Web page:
An attempt to visit every suburb in Sydney.

When you look at the map, these two suburbs really don't need to be separate suburbs. As such, here's a two-for-one post with some s...

Finely Aged: Dawes Point & Millers Point

When you look at the map, these two suburbs really don't need to be separate suburbs. As such, here's a two-for-one post with some scenic views.

Dawes Point

If you start at The Rocks, you'll find that Dawes Point begins once you manage to get underneath our famous coathanger.

It turns out there's a pretty little spot up here, 

with a bonus cannon, aimed roughly in the direction of Kirribilli House. Just in case. 

Head a little further out and we have more cannons, 

and this very nice park. 

Fun fact, this park is where I was briefly featured on Sunrise a few years ago. You can watch that here if you'd like to see my goofy self talk about the blog. Technically that means I've already covered this suburb, but if there's no post for it I can't count it, so let's keep going. 

Anyway, if you survive the cannons and the camera crew, you can head on under the bridge alongside the harbour, 

across from Luna Park's strange head. 

They also have this thing.

Anyway, I followed the street southwest,

finding this old-timey mailbox,

and the wharves. 

A large section of these next two suburbs is taken up by these wharves along Hickson Street, but we'll come back to them later.

For now I carried on, 

past a Ford Festiva that has sadly been struck by some sort of meteor.

I had the urge to touch it. It didn't give me superpowers. 

Anyway, from here you can head to the wharves, head further along the street, 

or go up this curly road uphill.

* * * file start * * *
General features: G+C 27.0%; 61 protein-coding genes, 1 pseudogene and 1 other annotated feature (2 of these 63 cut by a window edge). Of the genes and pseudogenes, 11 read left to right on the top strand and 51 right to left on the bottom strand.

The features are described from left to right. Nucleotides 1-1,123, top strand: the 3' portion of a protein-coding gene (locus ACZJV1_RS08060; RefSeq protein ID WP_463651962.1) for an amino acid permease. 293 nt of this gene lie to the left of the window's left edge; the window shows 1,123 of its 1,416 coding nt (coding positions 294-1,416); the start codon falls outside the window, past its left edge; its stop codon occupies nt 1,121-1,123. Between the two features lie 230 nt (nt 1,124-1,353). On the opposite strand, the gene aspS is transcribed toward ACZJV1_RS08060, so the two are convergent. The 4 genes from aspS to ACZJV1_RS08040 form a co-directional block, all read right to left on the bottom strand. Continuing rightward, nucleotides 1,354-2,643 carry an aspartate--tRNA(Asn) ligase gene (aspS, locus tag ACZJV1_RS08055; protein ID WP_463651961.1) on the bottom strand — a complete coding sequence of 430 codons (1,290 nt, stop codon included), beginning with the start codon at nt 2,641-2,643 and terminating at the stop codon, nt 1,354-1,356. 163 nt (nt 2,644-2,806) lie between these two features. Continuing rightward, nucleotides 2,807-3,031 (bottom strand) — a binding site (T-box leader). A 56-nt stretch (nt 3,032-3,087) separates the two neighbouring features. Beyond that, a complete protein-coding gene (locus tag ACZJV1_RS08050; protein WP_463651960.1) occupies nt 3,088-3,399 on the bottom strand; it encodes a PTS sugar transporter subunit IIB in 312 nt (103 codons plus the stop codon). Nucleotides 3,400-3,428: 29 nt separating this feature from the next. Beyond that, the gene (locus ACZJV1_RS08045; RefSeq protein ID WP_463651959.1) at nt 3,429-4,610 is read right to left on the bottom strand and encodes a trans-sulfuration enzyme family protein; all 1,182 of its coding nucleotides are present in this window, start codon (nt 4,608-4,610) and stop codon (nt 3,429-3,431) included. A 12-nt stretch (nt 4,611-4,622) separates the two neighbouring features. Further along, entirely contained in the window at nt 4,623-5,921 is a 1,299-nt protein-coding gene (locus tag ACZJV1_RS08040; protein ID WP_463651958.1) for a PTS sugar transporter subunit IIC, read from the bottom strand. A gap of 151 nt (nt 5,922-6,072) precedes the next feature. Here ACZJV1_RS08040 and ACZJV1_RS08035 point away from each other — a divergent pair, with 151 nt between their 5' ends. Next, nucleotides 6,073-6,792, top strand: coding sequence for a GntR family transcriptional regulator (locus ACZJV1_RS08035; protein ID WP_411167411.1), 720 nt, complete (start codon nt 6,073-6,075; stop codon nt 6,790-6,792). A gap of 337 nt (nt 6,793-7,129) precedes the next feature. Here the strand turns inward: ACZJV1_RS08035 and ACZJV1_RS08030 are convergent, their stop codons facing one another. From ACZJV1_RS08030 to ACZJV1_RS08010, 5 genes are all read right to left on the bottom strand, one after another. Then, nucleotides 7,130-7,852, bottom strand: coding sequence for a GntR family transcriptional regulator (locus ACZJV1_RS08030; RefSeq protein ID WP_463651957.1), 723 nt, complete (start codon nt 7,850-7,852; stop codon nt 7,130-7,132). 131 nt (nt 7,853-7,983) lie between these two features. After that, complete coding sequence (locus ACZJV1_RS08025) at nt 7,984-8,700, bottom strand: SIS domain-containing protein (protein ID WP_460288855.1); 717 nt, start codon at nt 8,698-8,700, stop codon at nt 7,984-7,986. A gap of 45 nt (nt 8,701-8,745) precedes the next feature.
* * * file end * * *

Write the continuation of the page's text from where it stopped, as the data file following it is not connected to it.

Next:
Not intending to climb these stairs, this is about as much as I saw of residential Dawes Point,

instead taking this small park with wild wired stallions, 

and wild pigeons,

to cross this bridge over the street below. 

Not a bad little streetscape from up here too.

Anyway, on the other side of the bridge are the wharves. 

These have some pretty architecture, and are probably the quietest bodies of water in Sydney CBD, although I'm not sure if this technically counts as the CBD. 

There's also art here.

I present to you: a swirly,

a bull,

a ball,

some chairs,

and these blokes. 

The walk along the wharf fluidly merged into the next suburb.

Dawes Point: Half of quite a good thing. 

After Dawes Point comes

Millers Point

As mentioned, Millers Point is the other end of the wharves. 

This means a couple more weird and wonderful sculptures,

including this fine cockatoo.

It also seemed as good a spot as any to stop for lunch, and this cafe seemed like a decent enough option.  

An octopus and haloumi salad was lunch today,

alongside this Greek orange drink. Sadly, this Greek orange drink turned out just to taste like orange juice with some soda water mixed through. It's okay, but it's no Arabic Pepsi

After lunch, it was time to say goodbye to the wharves, 

and head inland, 

past a whole lot of sandstone.

Nice standstone though. 

To reach street level. 

Over there is the heritage Palisade Hotel which a commenter on my previous post wanted me to visit (I did not), 

and over here is an old warehouse building, 

with some pretty, old houses, 

this pretty, old shopfront, 

this pretty, old pub, 

and this red hatch.

All in all, a pretty, old suburb. 

From here, I headed past this community hall, 

and then up this ramp.

The ramp leads to the final point of interest in Millers Point, 

and it's not the stairs through the Harbour Bridge (although they're pretty cool too). 

No, what's up here is the wonderful Observatory Hill Park. 

This is a grassy hill,

with pretty good views, 

especially if you go into this gazebo.

Very nice. 

The namesake of this park, naturally, is the Sydney Observatory. They're ordinarily open daily to go in and have a mosey, but due to some sort of maintenance they're currently closed until 2023 apart from special events. 

Most of the drawcard of this place is the park anyway, personally. 

Anyway, from here it was time to say goodbye to the park and Millers Point,

heading down onto the street,

and out of the suburb.

Millers Point: Pretty, old and pretty old. 


  1. So the actual Miller's Point seems to be entirely in Barangaroo rather than the suburb named after it. Miller's Point is a pointless suburb.

    1. Well, it's not as if suburbs are dictated by laws of nature. Just human whims and we all know how unreliable they are. The excellent post shows how nicely all the human quirks add up to an amazingly charming area, though I was a bit perturbed to see Packer's pecker photobombing several shots. Architectural obscenity!